Great Blacks has received less than $2 million in city and state grants in its 16 years of existence, Elmer Martin said. Its annual operating budget is about $650,000.
"They're operating on a shoestring," said Robert C. Embry Jr., president of the nonprofit Abell Foundation, which gave the museum a $58,000 grant toward its expansion in 1995. "It's attracting people to an area of the city people don't ordinarily go to."
Despite its popularity, the museum finds itself in need of greater financial support. The Martins have repeatedly extended personal credit to the organization, according to forms filed with the Internal Revenue Service.
Joanne Martin said she has not kept track of the loans, but estimates that over the years they have amounted to $100,000 or more.
"Museums like ours are often faced with struggles like ours," Martin said. She said the museum has reorganized its board to boost donations and grants, adding eight new members in the past year. The Martins acknowledge that the museum has not solicited foundation grants as aggressively as it might have.
"I think we are all aware we need to build a greater level of expertise," said state Sen. Delores G. Kelley, a Baltimore County Democrat and member of the museum's board.
The Martins "created something practically out of nothing," she said. "It's hard sometimes to take the steps to let that institution graduate."
If Schmoke had had his way, the Great Blacks museum would have graduated to a location near the Inner Harbor long before the larger African-American history museum came on the scene.
Several years ago the mayor asked the Martins to set up shop in the Brokerage, where the Eubie Blake National Jazz Institute and Cultural Center was temporarily housed, to create an African-American cultural center. But the Martins concluded that their message wouldn't work there and that their mission was to stay in the North Avenue neighborhood.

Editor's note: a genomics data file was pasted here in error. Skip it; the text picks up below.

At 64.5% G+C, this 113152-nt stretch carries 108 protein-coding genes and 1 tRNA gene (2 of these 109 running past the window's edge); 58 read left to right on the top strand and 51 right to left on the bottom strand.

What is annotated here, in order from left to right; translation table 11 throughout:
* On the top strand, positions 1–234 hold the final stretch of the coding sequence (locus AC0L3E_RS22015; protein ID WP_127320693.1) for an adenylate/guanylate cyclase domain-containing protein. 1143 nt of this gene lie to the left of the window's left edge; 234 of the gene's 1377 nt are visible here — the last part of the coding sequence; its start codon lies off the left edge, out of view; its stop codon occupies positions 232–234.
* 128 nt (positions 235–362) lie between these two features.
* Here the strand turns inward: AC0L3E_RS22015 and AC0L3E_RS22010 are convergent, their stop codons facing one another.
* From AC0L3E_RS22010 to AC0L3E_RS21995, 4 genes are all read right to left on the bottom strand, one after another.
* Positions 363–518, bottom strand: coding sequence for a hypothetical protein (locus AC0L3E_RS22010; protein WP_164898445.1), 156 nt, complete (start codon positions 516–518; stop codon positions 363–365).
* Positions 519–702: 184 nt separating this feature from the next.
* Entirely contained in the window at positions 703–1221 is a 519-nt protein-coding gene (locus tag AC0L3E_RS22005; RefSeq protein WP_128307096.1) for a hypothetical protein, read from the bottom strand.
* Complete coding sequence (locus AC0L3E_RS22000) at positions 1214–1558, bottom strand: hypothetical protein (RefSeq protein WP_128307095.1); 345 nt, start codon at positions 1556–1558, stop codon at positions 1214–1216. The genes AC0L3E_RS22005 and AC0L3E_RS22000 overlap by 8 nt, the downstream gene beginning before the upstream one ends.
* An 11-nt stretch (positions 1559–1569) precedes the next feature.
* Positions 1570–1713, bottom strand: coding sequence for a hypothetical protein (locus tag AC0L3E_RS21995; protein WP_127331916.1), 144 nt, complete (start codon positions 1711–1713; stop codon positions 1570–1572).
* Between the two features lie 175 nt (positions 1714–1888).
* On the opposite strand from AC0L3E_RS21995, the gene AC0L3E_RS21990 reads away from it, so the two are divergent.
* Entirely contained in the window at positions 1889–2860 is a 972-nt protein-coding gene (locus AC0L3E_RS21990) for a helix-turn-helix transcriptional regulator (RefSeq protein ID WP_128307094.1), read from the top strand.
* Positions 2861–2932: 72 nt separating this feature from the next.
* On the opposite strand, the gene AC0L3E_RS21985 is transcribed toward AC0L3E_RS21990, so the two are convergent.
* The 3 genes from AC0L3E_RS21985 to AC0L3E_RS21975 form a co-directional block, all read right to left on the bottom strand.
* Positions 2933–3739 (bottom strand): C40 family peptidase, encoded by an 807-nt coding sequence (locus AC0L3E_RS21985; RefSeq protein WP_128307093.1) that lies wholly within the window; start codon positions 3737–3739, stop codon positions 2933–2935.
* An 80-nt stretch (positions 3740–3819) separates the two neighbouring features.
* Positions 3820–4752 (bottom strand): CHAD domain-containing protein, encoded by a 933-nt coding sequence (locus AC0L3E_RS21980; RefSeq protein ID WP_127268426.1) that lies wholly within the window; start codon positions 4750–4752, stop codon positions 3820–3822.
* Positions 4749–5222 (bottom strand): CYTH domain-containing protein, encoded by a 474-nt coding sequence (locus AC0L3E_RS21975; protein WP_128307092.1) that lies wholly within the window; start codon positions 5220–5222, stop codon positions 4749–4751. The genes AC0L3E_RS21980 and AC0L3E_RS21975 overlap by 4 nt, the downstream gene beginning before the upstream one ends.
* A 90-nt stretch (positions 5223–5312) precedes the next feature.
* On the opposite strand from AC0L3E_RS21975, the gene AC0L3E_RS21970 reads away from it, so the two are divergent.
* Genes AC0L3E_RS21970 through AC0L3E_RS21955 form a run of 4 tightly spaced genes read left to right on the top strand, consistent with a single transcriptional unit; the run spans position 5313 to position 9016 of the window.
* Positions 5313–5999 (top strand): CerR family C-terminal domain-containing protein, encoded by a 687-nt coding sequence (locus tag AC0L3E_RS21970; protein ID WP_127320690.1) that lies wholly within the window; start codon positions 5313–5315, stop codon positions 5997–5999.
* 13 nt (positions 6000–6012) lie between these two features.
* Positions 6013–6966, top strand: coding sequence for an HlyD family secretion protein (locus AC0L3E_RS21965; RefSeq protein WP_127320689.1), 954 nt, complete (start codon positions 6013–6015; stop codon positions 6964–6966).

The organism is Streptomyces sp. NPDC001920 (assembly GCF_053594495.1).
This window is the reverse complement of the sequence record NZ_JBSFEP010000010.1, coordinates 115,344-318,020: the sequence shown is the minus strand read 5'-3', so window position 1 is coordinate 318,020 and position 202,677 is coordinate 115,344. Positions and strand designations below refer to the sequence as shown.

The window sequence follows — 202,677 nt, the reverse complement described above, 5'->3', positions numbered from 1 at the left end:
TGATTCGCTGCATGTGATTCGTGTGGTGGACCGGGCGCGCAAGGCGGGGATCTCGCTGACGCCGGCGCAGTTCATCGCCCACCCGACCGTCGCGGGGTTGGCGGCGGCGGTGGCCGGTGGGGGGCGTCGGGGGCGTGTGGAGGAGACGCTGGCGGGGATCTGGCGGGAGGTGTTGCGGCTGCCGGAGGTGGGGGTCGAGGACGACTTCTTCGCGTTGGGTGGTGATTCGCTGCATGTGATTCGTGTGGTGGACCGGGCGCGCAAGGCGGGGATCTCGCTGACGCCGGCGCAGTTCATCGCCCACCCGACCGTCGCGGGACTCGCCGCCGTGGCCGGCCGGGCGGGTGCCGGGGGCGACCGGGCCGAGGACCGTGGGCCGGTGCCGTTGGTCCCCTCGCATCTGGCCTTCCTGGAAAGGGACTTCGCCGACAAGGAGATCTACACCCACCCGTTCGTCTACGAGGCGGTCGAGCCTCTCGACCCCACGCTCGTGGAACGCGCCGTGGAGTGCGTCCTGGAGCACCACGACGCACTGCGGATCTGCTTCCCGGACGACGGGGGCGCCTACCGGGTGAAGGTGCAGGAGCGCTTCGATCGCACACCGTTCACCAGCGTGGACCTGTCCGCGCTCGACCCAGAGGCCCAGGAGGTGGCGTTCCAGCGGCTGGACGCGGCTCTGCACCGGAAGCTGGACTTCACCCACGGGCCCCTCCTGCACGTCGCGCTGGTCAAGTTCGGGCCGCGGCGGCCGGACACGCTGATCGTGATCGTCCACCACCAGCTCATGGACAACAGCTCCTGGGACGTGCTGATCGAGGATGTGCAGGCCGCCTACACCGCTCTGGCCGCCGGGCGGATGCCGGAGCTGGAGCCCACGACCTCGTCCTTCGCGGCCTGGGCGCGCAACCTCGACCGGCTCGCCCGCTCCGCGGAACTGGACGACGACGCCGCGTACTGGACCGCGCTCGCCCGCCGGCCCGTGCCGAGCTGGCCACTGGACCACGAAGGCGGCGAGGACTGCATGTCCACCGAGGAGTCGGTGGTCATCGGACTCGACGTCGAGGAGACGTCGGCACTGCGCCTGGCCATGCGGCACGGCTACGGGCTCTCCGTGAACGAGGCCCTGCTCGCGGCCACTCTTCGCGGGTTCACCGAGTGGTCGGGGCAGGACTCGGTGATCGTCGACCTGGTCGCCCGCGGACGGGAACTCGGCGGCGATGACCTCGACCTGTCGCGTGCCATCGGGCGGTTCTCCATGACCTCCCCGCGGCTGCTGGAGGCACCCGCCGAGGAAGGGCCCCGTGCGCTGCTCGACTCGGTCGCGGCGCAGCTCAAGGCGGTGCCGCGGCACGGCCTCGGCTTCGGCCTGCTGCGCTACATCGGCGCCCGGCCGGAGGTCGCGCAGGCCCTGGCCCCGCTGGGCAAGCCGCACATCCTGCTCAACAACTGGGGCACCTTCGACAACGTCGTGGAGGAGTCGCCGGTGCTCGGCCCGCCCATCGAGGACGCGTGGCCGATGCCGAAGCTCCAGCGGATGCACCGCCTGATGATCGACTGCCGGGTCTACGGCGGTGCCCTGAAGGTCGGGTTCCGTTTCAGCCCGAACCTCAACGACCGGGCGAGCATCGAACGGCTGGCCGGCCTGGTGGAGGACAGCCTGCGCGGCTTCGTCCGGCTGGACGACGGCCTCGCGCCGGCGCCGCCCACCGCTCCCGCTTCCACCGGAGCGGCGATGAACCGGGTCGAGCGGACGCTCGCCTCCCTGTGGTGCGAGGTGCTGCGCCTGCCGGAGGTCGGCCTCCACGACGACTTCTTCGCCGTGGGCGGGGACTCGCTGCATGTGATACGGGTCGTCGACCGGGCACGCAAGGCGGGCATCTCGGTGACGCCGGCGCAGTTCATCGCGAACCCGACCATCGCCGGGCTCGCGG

"I make no apologies in saying that if I could have just required it, I would have loved to see both Eubie Blake and Great Blacks in the Brokerage," Schmoke said.
As to whether the museum planned for the Inner Harbor might eat into the Great Blacks traffic, Schmoke said he hopes the older museum's "unique niche" will continue to draw visitors. "I think they have a right to be concerned," he said.
The strong, often difficult images of Great Blacks -- images the Martins say are too serious and graphic for the Inner Harbor's festive atmosphere -- also have kept the museum on North Avenue.
In the slave ship hangs the figure of a naked woman, chained by her hands to the ceiling and her feet to the floor, cut across the chest and in the side. Nearby, figures of two white men force-feed a black man gruel through a funnel shoved in his mouth, in a process that was called "fattening" for market.
Here, children learn about "the long march to the sea," the trek of hundreds of miles that kidnappers forced African villagers to make on their way to slave ships, where they were penned and starved and made to lie in their own waste.
Darrell Smith, supervisor of a summer program for middle school students in East Camden, N.J., has brought students to the Baltimore museum before. Most of the children he took through the slave ship came out crying.
"It's very intense, very powerful," Smith said. "I just thought it was important for them to see a museum that captures a lot of their history."
As she looked over the lynching exhibit, Myra Booker, an eighth-grader, was angry. "People say, 'You come down here, you're going to cry,' " she said. "To me, there's nothing to cry about."
In their writings and speeches, the Martins encourage visitors to move beyond bitterness over what they have seen -- and to take responsibility for their own destinies.
On a recent day, Joanne Martin ended her introduction to the slave ship by reciting a promise -- one she urges her young visitors to repeat.
"For my ancestors," she says.
"For my ancestors," comes the chorus of small voices.
"Who gave me life "
"Who gave me life "
"I am going to make the world a better place "
"That means, I am going to know a slave ship when I see one, like the things we call prisons and jails and penitentiaries, where people are taken away in chains," Martin says.
The children repeat.
"And that means, I am going to know slave traders when I see one -- those people we call drug dealers."